UNWINDING THE EARTH
Initially, I create software in Java to analyze audio from a live audio/video feed. Then, for the camera, I perform a piece (I composed for this project) for guitar. The noise (the most forceful of a complex wave, consisting of multiple frequencies) from the microphone is translated into music notation. These scores are then performed by a virtual string section (one bass, three cello, four viola, eight violin) available to Java and broadcast from the computer (stereo) audio output channel.
Where the lone computerized string section would immediately sound like chaos, the audience member watches the performance and hears the guitar part (from a spatially distinct location) simultaneously with the computer output (from another spatial location). This encourages the audience member’s perception (likely exceeding capacity) to amass stimuli as a single entity. Insofar as the audience member interprets the visual scene as coherent and comes to feel the guitar part as coherent, the computer part (as a facet linked to the other parts) is no longer a series of random pitches at random intervals. As an appendage, conspicuously lacking coherence itself, it might be lent coherence from other organized stimuli.
What precisely constitutes musicality? I am not concerned with the well-worn question, “is it music?” Rather, I am investigating an elusive border between experiencing a sensation of hearing music (to be attended to), and that of noise. Moreover, by such experimentation, I am hoping to discover the neural mechanism by which we distinguish gestalt groupings (objectively arbitrary) of the intertwined sensory impulse streams worth further attention, from irrelevant signal noise.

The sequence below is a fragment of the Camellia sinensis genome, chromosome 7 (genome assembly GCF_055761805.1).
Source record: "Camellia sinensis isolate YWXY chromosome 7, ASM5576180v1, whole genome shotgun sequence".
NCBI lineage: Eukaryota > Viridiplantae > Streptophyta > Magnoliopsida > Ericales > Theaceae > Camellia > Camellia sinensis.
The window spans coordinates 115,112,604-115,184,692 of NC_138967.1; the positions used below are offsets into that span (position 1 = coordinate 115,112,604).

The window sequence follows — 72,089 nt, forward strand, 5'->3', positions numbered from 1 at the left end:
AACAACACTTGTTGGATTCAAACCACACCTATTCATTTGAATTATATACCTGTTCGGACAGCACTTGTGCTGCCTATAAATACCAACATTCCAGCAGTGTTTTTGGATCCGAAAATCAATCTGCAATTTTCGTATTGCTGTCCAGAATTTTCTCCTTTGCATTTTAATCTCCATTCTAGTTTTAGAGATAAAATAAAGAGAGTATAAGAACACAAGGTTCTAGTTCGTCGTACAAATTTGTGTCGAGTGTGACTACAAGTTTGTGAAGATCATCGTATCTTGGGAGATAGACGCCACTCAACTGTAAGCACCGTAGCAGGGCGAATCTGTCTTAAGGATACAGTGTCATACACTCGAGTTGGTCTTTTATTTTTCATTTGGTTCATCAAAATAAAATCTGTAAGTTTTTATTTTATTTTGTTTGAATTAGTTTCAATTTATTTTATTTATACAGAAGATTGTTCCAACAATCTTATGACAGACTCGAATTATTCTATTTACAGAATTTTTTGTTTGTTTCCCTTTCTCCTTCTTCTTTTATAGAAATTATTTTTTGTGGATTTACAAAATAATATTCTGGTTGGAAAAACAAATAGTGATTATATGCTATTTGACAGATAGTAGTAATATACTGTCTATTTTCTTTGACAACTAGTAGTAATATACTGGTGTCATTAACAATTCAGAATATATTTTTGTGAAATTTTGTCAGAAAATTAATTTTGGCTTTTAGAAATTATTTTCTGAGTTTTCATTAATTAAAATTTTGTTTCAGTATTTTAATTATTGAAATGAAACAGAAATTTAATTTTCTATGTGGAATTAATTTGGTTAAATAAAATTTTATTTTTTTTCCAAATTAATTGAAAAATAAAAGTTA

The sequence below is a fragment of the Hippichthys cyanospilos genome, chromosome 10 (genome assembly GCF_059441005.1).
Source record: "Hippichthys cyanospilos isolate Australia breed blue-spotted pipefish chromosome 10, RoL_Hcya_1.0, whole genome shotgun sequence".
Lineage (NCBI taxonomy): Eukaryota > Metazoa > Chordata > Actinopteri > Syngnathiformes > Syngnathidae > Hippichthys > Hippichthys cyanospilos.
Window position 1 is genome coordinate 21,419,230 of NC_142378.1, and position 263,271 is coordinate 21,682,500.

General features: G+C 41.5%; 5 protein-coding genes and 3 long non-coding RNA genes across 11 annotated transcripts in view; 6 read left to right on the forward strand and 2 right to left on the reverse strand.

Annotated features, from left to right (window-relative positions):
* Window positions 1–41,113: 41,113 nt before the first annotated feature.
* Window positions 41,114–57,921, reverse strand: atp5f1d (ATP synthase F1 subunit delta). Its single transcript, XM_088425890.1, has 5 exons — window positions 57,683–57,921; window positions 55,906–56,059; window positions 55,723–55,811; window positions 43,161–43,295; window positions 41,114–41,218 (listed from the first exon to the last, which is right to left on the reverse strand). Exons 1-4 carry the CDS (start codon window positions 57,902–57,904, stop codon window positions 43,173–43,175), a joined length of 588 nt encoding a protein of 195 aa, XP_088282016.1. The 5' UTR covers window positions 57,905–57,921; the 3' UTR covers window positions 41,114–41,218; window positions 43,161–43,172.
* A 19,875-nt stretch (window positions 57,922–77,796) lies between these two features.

In other words, the binding problem of how we might know that the redness and roundness of a ball are features of the same thing, is solved. The binding problem assumes that all entities are bound (in some ideal plane we often call reality), and that we humans passively detect the holism. My proposal here is that features are disembodied and re-assembled in the mind and that holism only exists for the sake of our biologically limited cognitive machinery (the brain).